For better or for worse, movers and shakers shape the world we live in, pushing trends, fighting for new laws and regulations. We eat and sleep in the shadow of what they do. The world of cannabis is no different.
We'll break down a few of the names that will influence cannabis - in terms of popular perceptions, legislation, and medical use - in the coming year(s).
10 people leading the way for cannabis into 2019 and beyond
Leah Heise joined the ranks of marijuana entrepreneurs a few years ago when Maryland passed medical marijuana legislation. She started by counseling people interested in the sector on business operations, infrastructure and compliance. By mid-2015, she had formed Chesapeake Integrated Health Institute and created a management team that applied for grow, processing and dispensary licenses in Maryland.
Heise hopes to be an industry leader but specifically she wants to champion fair hiring processes and build a more diverse workforce.
Hartfield is arguably the first mainstream success as a “cannapreneur” with his creation of Weedmaps.com. Hartfield is also an active investor within the industry as a General Partner in Ghost Group, a holding company for various marijuana assets like Marijuana.com, MMJ Menu and Weedmaps.com.
Allen St. Pierre
Allen St. Pierre, the long-time executive director of the National Organization for the Reformation of Marijuana Laws (NORML), has done a lot for marijuana advocacy. He recently left NORML to be vice president of communications and advocacy for Freedom Leaf, a media and branding company based in Las Vegas. St. Pierre will stay in Washington DC, where he continues to advocate for marijuana and as well as build relationships and garner support for Freedom Leaf.
Friedland is CEO of Friedland Global Capital and author of “Marijuana: The World’s Most Misunderstood Plant.” He recently joined the board of directors of CannRx Technology, a Delaware company developing pharmaceutical grade cannabis products.
“One of my primary concerns regarding medical cannabis is the limited ability to clearly define its indications and effects for medical practitioners and consumers, which often leads to inaccurate dosing, unpredictable clinical results and undesirable side effects,” Friedland said to Marijuana Business Magazine.
Joe Rogan is a comedian and tv personality who, for years, has supported marijuana legalization. His podcast, The Joe Rogan Experience, is downloaded by roughly 30 million people every month; it ranks 5th on itunes for the top podcasts. Rogan regularly performs his stand up comedy routines while high AND he tells the crowd about it. He also smokes weed on his show from time to time, which brings me to my next cannabis leader
When business magnate Elon Musk took a few puffs of a blunt on The Joe Rogan Experience it almost broke the internet.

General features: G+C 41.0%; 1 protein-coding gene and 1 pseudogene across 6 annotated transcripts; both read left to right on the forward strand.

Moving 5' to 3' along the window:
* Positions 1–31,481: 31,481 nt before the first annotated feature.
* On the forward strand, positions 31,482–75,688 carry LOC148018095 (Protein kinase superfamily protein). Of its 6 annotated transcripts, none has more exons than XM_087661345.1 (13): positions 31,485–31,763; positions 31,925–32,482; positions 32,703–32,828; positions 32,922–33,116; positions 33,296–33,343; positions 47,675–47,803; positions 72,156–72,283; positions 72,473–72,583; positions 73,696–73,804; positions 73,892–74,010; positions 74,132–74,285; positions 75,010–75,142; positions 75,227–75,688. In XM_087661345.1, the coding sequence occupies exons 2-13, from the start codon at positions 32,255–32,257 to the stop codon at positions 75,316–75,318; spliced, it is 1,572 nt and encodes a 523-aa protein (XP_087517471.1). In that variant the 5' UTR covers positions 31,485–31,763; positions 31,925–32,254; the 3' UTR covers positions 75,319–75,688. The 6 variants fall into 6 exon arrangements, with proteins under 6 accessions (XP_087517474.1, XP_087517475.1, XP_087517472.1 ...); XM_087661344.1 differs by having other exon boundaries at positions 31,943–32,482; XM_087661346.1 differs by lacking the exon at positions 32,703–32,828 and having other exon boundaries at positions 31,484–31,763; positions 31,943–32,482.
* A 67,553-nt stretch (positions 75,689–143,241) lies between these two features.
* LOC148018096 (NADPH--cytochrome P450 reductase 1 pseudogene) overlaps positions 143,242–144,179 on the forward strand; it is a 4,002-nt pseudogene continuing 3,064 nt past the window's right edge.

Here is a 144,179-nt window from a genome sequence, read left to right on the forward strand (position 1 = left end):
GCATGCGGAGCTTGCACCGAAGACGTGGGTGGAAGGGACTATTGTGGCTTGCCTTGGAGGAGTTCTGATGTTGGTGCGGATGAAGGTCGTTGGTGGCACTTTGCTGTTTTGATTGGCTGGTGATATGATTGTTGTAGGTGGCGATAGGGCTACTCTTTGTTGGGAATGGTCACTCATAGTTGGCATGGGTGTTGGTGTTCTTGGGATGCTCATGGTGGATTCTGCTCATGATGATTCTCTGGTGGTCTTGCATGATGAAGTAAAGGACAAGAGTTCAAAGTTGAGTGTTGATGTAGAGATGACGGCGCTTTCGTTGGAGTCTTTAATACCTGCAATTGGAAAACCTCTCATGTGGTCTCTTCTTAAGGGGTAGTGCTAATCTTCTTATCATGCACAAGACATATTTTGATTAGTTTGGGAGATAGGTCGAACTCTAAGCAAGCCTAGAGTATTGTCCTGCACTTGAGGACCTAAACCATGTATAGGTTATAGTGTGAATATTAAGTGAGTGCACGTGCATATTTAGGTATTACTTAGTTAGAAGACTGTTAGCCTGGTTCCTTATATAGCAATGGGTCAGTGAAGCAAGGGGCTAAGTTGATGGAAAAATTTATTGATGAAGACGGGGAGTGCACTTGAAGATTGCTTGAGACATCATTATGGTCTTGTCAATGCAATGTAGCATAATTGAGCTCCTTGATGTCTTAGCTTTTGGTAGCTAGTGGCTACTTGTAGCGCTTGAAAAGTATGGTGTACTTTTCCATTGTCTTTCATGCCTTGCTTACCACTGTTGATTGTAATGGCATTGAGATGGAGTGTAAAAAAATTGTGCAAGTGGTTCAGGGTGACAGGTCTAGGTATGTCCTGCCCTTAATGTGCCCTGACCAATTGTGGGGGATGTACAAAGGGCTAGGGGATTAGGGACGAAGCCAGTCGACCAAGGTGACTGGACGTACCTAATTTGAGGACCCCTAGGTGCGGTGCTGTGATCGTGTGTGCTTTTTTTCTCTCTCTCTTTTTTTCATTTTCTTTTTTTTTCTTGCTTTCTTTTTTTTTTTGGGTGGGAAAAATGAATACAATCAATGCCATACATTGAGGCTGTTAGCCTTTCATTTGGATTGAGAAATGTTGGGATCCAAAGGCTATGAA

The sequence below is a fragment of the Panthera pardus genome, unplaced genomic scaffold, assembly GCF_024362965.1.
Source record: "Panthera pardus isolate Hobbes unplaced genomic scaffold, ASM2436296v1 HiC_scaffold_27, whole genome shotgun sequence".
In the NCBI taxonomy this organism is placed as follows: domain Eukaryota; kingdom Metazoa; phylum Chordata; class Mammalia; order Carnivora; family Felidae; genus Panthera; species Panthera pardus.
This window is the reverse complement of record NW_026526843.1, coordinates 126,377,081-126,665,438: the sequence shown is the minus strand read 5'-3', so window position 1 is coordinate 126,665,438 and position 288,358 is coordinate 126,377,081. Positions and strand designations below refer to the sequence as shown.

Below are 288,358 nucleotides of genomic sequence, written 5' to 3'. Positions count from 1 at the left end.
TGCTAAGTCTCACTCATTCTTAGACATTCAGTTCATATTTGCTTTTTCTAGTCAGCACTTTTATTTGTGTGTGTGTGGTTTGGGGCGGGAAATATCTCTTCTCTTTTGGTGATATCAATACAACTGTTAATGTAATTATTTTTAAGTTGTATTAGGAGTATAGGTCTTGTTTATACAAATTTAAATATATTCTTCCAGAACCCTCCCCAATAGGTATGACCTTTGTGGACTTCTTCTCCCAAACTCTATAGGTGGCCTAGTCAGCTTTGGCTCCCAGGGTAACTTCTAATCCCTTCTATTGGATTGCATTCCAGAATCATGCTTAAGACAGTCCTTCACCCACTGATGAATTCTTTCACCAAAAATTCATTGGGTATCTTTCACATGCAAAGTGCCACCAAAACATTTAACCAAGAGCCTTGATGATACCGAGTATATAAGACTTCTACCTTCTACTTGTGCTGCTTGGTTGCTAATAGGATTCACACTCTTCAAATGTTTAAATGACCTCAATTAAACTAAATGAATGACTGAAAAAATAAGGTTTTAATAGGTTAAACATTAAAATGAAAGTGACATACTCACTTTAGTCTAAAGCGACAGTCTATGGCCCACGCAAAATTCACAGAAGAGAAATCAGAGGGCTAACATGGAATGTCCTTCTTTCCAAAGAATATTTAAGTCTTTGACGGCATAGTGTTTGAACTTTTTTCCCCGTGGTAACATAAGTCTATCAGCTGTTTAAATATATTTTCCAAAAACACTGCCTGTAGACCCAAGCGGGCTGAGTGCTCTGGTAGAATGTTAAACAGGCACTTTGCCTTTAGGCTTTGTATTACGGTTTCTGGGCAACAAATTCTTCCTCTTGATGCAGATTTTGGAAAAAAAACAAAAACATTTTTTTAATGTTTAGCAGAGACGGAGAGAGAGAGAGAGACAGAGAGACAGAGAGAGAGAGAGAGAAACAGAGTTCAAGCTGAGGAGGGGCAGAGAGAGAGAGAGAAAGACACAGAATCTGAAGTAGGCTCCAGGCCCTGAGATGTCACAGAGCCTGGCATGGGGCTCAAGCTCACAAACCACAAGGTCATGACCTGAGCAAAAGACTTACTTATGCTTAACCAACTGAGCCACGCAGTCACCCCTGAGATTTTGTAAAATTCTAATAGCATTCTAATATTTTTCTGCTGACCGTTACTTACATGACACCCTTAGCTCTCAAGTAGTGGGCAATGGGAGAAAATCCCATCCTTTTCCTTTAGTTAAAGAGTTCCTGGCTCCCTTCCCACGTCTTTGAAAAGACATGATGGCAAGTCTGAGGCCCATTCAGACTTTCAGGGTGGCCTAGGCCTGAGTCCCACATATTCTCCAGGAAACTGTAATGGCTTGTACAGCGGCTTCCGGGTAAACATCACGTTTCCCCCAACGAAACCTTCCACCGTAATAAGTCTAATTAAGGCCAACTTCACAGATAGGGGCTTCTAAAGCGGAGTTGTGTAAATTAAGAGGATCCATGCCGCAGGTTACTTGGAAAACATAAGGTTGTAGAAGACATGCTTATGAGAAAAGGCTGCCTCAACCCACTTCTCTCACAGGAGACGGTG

Musk is definitely not an outspoken supporter like some of the other individuals on this list BUT he is by far the most well known. He is perceived by much of the general public almost like a real life Tony Stark, donning his Iron Man space suit and driving around his futuristic car while he saves the world. Everyone, even your Grandmother, knows who Musk is and they all saw him smoke weed. I guarantee that the event had a positive impact on the public opinion of cannabis.
Current Governor of Colorado John Hickenlooper oversaw the implementation of fully legal marijuana. Even though he was actually opposed to the measure he was still at the helm when the state successfully introduced legal marijuana and made a boatload of money for Colorado by taxing it. He’s an open-minded guy who is very powerful and has led positive change in Cannabis.
The chairman and co-CEO of cannabis producer Canopy Growth Corp. Bruce Linton is attributed for having put together the largest marijuana investment deal in the history of legal marijuana. Just how much, you ask? How about $5 Billion in cold hard cash towards marijuana investment.
Brendan Kennedy is the CEO of Tilray Inc., a British Columbia based medical marijuana company. In October 2017, Tilray was the first Canadian producer licensed to export medical marijuana outside of Canada. Today, its products are available in 11 countries across five continents.
This list wouldn’t be complete without a member of the legal community. Although cannabis is gaining support, it remains federally illegal in the United States and heavily regulated wherever it is legal. Canadian attorney Trina Fraser is leading the way in the legal landscape. In the future, Fraser hopes to be remembered for having a “principled and balanced approach” to the business of cannabis.
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